The dilemma is whether to be patient-directed, or patient-centred.  I hope I’m patient-centred.  That is I hope I listen well, share openly, and measure what I do transparently.  If a treatment approach isn’t working for this person at this time, using a hypothesis-testing approach to treatment at least means I can evaluate the elements I was working with, and begin again – if it’s a ‘preference’, ‘belief’, ‘assumption’ or responding to a sales pitch, then it’s not so easy to work out why it hasn’t worked.  And I can draw on the experiences of many clinicians, researchers and patients to inform my choice of intervention.

Naik, A., Dyer, C., Kunik, M., & McCullough, L. (2009). Patient Autonomy for the Management of Chronic Conditions: A Two-Component Re-Conceptualization The American Journal of Bioethics, 9 (2), 23-30 DOI: 10.1080/15265160802654111

Musings on theory and clinical work
This muse won’t be quite as lengthy as my last rant on occupational therapy and science, I promise! At the same time, it’s on a similar theme – and touches also on my post about ‘back to the basics’ where I discussed the recent review of pain contracts by ACC in New Zealand.  This review criticised the number of pain intervention services (eg injection therapies) and functional reactivation programmes that are provided without due regard to integrating the psychosocial along with the biomedical.  I suggested that perhaps providers need to be ‘risk profiled’ as well as claimants, because some of the behaviour seen in providers is likely to disregard high risk psychosocial factors and reinforce disability.

If clinicians are to be something other than ‘technicians’ applying a process to their patients, they (we) need to understand the concepts lying behind an intervention.  At the same time, we also need to be able to understand when an intervention isn’t likely to succeed, and when a variation on an intervention might suit better.  To do this requires effective clinical reasoning – aha! a theme!  I’ve hammered on a bit about clinical reasoning because it underpins the WHY we might choose to use one intervention over an other.  Clinical reasoning implies working backwards from what is evident in the patient’s presentation to hypothesise about how those features might occur.  In other words, developing a clinical theory to explain how and why the person is showing this behaviour.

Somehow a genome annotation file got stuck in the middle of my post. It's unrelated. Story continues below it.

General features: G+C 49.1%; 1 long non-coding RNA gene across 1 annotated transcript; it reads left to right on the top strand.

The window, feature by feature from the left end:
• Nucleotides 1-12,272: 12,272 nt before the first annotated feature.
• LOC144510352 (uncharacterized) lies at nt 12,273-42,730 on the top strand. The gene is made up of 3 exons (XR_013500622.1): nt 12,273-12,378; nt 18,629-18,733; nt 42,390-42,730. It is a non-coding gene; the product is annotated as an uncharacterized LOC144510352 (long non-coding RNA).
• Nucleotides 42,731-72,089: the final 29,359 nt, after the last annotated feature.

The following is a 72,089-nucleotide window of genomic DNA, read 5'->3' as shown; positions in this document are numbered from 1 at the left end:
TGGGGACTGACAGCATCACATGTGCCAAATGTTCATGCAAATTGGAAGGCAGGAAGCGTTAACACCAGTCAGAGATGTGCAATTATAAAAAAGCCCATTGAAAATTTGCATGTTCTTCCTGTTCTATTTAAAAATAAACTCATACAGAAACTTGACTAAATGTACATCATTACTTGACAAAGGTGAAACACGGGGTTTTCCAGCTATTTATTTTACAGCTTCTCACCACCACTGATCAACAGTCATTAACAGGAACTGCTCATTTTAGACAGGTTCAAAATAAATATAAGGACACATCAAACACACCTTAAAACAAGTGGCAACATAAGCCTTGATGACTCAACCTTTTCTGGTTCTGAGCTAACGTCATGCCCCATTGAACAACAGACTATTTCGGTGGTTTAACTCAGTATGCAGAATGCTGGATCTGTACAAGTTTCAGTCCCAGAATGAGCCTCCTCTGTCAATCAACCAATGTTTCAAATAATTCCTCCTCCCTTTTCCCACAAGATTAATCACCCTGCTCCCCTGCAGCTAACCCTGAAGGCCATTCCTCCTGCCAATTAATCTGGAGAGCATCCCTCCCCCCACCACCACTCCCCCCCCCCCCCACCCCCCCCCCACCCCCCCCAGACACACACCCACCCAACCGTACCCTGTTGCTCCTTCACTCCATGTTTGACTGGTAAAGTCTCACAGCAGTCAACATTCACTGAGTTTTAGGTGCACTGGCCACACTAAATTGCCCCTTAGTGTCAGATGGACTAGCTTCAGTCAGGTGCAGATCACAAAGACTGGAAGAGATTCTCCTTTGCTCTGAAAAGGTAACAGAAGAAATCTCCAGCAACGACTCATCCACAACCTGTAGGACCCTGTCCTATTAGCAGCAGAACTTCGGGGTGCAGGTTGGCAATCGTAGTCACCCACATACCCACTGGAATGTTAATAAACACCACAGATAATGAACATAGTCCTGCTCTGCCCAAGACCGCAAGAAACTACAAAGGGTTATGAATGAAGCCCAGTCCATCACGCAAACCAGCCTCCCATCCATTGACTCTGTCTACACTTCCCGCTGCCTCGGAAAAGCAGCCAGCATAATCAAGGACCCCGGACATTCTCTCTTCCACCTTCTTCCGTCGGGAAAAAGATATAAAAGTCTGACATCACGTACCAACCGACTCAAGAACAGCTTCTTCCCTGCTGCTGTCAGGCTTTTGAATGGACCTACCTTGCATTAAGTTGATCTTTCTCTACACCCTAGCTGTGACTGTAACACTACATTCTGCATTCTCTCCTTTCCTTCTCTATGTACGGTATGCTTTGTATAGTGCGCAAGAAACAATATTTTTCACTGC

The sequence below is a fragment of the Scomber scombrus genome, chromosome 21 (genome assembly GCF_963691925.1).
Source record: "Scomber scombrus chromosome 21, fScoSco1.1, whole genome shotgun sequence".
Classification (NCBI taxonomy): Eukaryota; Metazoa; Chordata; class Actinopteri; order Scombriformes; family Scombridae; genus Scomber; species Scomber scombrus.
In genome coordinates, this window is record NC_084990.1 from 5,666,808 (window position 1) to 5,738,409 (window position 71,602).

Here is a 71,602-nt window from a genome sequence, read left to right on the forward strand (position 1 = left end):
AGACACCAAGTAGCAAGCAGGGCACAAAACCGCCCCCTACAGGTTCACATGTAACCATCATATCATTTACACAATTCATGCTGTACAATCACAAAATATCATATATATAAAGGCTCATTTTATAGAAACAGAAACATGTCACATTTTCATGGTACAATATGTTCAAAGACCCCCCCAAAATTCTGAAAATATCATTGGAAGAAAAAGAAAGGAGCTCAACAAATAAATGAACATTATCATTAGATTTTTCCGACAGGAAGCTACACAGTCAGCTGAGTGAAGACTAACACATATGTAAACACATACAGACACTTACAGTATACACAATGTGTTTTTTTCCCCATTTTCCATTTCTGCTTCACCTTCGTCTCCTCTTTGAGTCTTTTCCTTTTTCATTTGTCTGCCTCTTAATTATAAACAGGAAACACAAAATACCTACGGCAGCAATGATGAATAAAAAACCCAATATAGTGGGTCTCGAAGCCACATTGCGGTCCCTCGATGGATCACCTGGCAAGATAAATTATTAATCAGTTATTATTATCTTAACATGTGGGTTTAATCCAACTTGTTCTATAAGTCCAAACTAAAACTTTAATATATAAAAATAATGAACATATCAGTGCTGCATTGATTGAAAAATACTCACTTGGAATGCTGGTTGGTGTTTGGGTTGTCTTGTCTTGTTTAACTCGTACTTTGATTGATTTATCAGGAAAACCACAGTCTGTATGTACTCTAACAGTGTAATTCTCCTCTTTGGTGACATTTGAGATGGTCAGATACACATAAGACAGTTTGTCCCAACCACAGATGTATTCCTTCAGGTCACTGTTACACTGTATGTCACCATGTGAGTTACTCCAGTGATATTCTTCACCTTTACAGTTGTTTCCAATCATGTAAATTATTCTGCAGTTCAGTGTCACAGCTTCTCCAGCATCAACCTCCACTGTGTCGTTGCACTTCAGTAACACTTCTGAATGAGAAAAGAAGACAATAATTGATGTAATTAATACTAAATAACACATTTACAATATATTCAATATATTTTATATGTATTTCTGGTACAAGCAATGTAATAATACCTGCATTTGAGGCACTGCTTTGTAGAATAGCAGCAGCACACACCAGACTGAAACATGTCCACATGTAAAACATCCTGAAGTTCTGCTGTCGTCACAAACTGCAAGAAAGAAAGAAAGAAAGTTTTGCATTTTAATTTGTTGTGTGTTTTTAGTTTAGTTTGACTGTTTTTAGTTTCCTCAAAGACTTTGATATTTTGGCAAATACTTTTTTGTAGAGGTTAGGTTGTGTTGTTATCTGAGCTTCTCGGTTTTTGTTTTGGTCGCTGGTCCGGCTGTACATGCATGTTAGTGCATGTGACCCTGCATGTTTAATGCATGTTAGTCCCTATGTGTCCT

Clinical reasoning can be quite straightforward in many settings.  After all, building on the knowledge of centuries, clinicians know enough about bone healing to align a broken bone, stabilise it, and wait for it to heal without doing too much thinking about it.  (Pssst! Don’t tell the orthopaedic surgeons this!)  Similarly, in an acute hospital setting, some fairly simple reasoning is needed to establish whether a person can get on and off the toilet with a raised toilet seat and then issue one if need be!  However, clinical reasoning can be (and usually is) much more complex than this.  Depending on their professional orientation, clinicians working with an acute fracture might ask why the person broke the bone, what the implications of that immobilised limb might be on occupations, might be considering the need for supports at home, might be monitoring for signs of shock – and the point is, these further interventions depend entirely on the theory-base of the clinicians working with that person.

Even in the case of someone needing a raised toilet seat in order to be discharged safely home, the clinical reasoning behind that simple intervention is not just about the biomechanics of getting on and off the toilet!  It could also be asking why the person has trouble standing up and keeping balanced, how the person might cope at night without lighting, whether the person can (or does) ask for help and so on.  Without having a good theoretical framework on which to base information collection, and a similarly effective way to organise that information, the clinician might as well simply issue a raised toilet seat and be done with it!

I’ve deliberately used simple examples to illustrate so-called simple clinical reasoning.  Now lets consider more complex examples.

Firstly, an analogy.  If I wear a set of glasses that occlude my vision on the left hand side of each visual field, I can still see. What I can see is limited, and I need to move my head around to scan the whole of my environment, but I can see.  After a while wearing these glasses, perhaps a week or so, finding my way around becomes easier, and in fact I’d have trouble after just another week of wearing the glasses, adjusting to ‘normal’ vision.  The world would look ‘normal’ to me even though part of my visual field is blocked.  New items appearing on the left side of my field of vision could suddenly ‘pop’ out of nowhere, and unless I know I’ve got those glasses on, I could be quite unaware of the amount of visual information I’m missing.